FROM THE LITERATURE

Red Meat Consumption and Risk of Non-Alcoholic Fatty Liver Disease

Red Meat Consumption and Risk of Non-Alcoholic Fatty Liver Disease

To evaluate the association between meat consumption and risk of NAFLD in the Golestan Cohort Study (GCS), 50,045 participants were enrolled, age 40 to 75 years in Iran. Dietary information was collected using a 116-item, semi-quantitative food frequency questionnaire at baseline (2004 to 2008). A random sample of 1612 cohort members participated in a liver-focused study in 2011. NAFLD was ascertained through ultrasound. 

Total red meat consumption and total white meat consumption were categorized into quartiles, based on the CGS population, with the first quartile as the reference group. Multivariable logistic regression models were used to estimate odds ratios (ORs) and 95% confidence intervals (CI).

The median intake of total red meat was 17 grams per day and total white meat was 53 grams per day. During follow-up, 505 individuals (37.7%) were diagnosed with NAFLD and 124 of them (9.2%), had elevated ALT. High total red meat consumption (OR = 1.59) and organ meat consumption (OR = 1.70) were associated with NAFLD. Total white meat, chicken or fish consumption did not show significant association with NAFLD.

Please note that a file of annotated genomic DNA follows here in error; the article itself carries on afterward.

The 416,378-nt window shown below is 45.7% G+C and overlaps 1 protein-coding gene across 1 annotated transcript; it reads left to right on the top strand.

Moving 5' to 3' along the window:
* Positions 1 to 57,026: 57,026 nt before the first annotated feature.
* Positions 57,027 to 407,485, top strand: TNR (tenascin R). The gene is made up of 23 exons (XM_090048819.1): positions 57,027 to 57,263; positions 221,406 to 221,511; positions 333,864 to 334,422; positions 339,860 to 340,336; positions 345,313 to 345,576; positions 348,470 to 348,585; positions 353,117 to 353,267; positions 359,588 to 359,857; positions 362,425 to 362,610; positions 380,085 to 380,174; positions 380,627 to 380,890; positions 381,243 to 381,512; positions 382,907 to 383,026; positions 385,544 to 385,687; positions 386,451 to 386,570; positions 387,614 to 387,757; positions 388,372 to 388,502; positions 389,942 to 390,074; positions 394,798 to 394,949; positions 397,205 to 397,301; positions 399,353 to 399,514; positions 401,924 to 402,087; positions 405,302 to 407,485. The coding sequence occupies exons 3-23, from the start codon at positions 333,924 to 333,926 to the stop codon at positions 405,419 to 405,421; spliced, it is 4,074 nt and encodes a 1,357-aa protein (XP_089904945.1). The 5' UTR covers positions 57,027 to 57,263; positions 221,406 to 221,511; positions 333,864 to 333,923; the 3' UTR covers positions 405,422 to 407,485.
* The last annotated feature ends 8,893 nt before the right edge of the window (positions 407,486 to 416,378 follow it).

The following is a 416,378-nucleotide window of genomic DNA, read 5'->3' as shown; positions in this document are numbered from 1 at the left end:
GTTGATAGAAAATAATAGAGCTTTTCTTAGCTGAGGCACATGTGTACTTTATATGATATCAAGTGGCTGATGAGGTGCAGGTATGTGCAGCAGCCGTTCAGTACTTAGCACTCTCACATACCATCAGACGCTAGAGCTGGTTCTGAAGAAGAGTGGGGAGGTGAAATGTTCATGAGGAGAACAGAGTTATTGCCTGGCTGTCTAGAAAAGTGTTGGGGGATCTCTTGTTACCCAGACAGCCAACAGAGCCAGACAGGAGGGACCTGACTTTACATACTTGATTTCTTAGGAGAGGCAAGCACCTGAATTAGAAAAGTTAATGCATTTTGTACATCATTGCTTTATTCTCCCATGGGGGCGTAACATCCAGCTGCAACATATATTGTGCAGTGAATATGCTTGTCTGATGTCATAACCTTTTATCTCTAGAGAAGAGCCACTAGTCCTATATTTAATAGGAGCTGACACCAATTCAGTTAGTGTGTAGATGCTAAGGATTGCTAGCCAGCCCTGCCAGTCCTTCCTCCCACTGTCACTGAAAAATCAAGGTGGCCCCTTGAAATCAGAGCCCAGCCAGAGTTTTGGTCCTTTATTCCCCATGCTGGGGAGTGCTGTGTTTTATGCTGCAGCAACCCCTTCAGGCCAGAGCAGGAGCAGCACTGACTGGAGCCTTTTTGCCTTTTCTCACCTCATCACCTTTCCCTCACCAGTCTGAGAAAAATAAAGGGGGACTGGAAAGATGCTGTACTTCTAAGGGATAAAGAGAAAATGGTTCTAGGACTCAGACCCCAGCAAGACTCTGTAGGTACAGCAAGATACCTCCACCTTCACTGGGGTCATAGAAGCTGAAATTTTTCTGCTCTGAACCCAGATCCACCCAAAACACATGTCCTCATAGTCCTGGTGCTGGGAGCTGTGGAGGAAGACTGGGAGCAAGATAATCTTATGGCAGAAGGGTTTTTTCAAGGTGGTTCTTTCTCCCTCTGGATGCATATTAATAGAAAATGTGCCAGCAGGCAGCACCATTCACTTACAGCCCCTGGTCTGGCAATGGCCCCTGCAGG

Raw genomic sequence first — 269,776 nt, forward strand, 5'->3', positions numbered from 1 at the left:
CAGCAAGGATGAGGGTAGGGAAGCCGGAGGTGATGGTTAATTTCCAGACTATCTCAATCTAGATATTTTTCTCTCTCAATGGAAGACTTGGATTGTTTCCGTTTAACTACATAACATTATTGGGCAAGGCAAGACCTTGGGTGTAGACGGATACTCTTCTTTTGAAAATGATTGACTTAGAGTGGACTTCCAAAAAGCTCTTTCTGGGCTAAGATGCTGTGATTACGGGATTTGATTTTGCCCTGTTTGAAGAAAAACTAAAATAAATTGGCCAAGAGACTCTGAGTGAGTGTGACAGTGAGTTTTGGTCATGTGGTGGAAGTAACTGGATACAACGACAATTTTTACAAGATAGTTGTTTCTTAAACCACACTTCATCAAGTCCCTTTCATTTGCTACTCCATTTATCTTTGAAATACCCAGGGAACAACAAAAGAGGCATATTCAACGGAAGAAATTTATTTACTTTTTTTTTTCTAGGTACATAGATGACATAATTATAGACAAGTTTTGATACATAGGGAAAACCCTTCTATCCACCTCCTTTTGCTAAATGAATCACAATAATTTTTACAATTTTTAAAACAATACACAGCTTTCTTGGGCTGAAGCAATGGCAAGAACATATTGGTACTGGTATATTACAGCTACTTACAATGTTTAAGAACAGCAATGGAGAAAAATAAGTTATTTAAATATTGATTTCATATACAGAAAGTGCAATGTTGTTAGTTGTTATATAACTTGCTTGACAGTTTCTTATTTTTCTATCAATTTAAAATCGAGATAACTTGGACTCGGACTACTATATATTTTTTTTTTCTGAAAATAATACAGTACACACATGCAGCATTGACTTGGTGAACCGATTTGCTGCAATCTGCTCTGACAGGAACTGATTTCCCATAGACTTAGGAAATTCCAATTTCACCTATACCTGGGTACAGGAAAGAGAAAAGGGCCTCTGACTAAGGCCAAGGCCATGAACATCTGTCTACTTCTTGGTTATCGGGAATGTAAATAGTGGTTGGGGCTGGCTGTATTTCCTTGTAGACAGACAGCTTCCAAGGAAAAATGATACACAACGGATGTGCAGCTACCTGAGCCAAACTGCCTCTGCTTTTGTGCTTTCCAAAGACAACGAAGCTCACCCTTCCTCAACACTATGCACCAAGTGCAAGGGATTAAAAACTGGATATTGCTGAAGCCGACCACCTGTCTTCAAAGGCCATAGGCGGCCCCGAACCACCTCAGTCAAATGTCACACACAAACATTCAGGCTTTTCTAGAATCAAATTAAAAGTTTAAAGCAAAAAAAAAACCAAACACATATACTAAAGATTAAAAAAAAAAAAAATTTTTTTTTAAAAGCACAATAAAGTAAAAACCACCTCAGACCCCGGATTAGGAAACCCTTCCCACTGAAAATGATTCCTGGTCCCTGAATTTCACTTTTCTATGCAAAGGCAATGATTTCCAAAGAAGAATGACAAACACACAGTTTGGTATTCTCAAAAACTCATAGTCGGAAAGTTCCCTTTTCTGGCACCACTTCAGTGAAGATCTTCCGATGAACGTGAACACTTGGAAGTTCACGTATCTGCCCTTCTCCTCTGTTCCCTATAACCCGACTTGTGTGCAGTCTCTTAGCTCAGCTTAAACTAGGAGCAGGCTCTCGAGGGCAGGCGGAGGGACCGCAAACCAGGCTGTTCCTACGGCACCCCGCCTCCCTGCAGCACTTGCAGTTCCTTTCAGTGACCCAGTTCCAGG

Hashimean, M., Merat, S., Poustchi, H., et al. “Red Meat Consumption and Risk of Non-Alcoholic Fatty Liver Disease in a Population With Low Meat Consumption:  The Golestan Cohort Study.”  American Journal of Gastroenterology; Vol. 116, August 2021; pp. 1657 – 1675.

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